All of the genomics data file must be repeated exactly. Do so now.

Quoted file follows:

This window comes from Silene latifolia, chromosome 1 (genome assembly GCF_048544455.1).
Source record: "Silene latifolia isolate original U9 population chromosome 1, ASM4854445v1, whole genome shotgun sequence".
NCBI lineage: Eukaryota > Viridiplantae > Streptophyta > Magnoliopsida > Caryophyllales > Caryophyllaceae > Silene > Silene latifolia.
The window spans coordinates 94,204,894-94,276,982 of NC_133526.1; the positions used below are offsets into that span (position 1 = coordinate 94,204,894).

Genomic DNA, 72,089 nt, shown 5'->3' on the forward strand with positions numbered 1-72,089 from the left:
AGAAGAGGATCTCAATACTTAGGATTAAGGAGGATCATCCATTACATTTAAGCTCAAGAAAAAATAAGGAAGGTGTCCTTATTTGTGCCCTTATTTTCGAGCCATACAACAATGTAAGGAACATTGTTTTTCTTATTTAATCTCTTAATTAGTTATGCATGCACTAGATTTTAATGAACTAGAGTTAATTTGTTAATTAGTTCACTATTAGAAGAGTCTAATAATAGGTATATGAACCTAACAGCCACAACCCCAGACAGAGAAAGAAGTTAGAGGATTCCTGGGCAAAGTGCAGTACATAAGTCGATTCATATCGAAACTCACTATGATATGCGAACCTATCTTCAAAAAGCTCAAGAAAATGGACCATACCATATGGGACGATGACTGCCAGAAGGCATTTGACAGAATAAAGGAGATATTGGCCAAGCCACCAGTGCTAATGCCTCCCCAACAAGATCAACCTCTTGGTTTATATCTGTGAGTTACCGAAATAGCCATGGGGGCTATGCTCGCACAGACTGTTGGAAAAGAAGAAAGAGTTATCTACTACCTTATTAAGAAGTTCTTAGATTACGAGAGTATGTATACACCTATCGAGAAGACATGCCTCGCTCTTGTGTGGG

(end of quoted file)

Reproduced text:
This window comes from Silene latifolia, chromosome 1 (genome assembly GCF_048544455.1).
Source record: "Silene latifolia isolate original U9 population chromosome 1, ASM4854445v1, whole genome shotgun sequence".
NCBI lineage: Eukaryota > Viridiplantae > Streptophyta > Magnoliopsida > Caryophyllales > Caryophyllaceae > Silene > Silene latifolia.
The window spans coordinates 94,204,894-94,276,982 of NC_133526.1; the positions used below are offsets into that span (position 1 = coordinate 94,204,894).

Genomic DNA, 72,089 nt, shown 5'->3' on the forward strand with positions numbered 1-72,089 from the left:
AGAAGAGGATCTCAATACTTAGGATTAAGGAGGATCATCCATTACATTTAAGCTCAAGAAAAAATAAGGAAGGTGTCCTTATTTGTGCCCTTATTTTCGAGCCATACAACAATGTAAGGAACATTGTTTTTCTTATTTAATCTCTTAATTAGTTATGCATGCACTAGATTTTAATGAACTAGAGTTAATTTGTTAATTAGTTCACTATTAGAAGAGTCTAATAATAGGTATATGAACCTAACAGCCACAACCCCAGACAGAGAAAGAAGTTAGAGGATTCCTGGGCAAAGTGCAGTACATAAGTCGATTCATATCGAAACTCACTATGATATGCGAACCTATCTTCAAAAAGCTCAAGAAAATGGACCATACCATATGGGACGATGACTGCCAGAAGGCATTTGACAGAATAAAGGAGATATTGGCCAAGCCACCAGTGCTAATGCCTCCCCAACAAGATCAACCTCTTGGTTTATATCTGTGAGTTACCGAAATAGCCATGGGGGCTATGCTCGCACAGACTGTTGGAAAAGAAGAAAGAGTTATCTACTACCTTATTAAGAAGTTCTTAGATTACGAGAGTATGTATACACCTATCGAGAAGACATGCCTCGCTCTTGTGTGGG